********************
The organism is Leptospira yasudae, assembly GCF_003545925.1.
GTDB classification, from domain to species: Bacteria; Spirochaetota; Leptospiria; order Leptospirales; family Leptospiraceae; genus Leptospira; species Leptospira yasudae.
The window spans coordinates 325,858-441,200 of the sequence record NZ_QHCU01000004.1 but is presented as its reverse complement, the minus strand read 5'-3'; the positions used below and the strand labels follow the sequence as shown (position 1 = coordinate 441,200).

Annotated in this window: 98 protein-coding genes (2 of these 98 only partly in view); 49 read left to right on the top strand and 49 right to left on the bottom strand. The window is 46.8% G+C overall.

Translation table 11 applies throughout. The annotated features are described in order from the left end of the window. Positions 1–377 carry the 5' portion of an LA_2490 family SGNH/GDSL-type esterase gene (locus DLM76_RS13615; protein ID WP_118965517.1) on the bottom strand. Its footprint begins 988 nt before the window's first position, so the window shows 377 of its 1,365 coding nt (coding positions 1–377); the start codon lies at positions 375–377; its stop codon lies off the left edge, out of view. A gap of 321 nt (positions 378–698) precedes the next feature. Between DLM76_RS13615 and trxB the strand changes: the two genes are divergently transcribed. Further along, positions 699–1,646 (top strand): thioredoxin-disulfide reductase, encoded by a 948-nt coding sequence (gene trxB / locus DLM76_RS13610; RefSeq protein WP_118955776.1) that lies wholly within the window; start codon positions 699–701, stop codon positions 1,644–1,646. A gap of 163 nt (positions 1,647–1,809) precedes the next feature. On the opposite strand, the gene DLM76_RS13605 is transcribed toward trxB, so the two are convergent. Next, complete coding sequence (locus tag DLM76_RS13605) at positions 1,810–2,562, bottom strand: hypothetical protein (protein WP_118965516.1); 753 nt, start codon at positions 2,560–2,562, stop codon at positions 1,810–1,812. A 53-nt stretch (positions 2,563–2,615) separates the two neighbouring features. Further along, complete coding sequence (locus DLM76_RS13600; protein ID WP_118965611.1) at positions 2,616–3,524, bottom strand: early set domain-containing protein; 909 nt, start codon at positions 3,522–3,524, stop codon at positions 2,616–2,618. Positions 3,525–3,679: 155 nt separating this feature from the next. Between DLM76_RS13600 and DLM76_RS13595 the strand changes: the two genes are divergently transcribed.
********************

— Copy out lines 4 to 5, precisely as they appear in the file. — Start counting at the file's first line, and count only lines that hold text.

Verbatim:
Annotated in this window: 98 protein-coding genes (2 of these 98 only partly in view); 49 read left to right on the top strand and 49 right to left on the bottom strand. The window is 46.8% G+C overall.

Translation table 11 applies throughout. The annotated features are described in order from the left end of the window. Positions 1–377 carry the 5' portion of an LA_2490 family SGNH/GDSL-type esterase gene (locus DLM76_RS13615; protein ID WP_118965517.1) on the bottom strand. Its footprint begins 988 nt before the window's first position, so the window shows 377 of its 1,365 coding nt (coding positions 1–377); the start codon lies at positions 375–377; its stop codon lies off the left edge, out of view. A gap of 321 nt (positions 378–698) precedes the next feature. Between DLM76_RS13615 and trxB the strand changes: the two genes are divergently transcribed. Further along, positions 699–1,646 (top strand): thioredoxin-disulfide reductase, encoded by a 948-nt coding sequence (gene trxB / locus DLM76_RS13610; RefSeq protein WP_118955776.1) that lies wholly within the window; start codon positions 699–701, stop codon positions 1,644–1,646. A gap of 163 nt (positions 1,647–1,809) precedes the next feature. On the opposite strand, the gene DLM76_RS13605 is transcribed toward trxB, so the two are convergent. Next, complete coding sequence (locus tag DLM76_RS13605) at positions 1,810–2,562, bottom strand: hypothetical protein (protein WP_118965516.1); 753 nt, start codon at positions 2,560–2,562, stop codon at positions 1,810–1,812. A 53-nt stretch (positions 2,563–2,615) separates the two neighbouring features. Further along, complete coding sequence (locus DLM76_RS13600; protein ID WP_118965611.1) at positions 2,616–3,524, bottom strand: early set domain-containing protein; 909 nt, start codon at positions 3,522–3,524, stop codon at positions 2,616–2,618. Positions 3,525–3,679: 155 nt separating this feature from the next. Between DLM76_RS13600 and DLM76_RS13595 the strand changes: the two genes are divergently transcribed.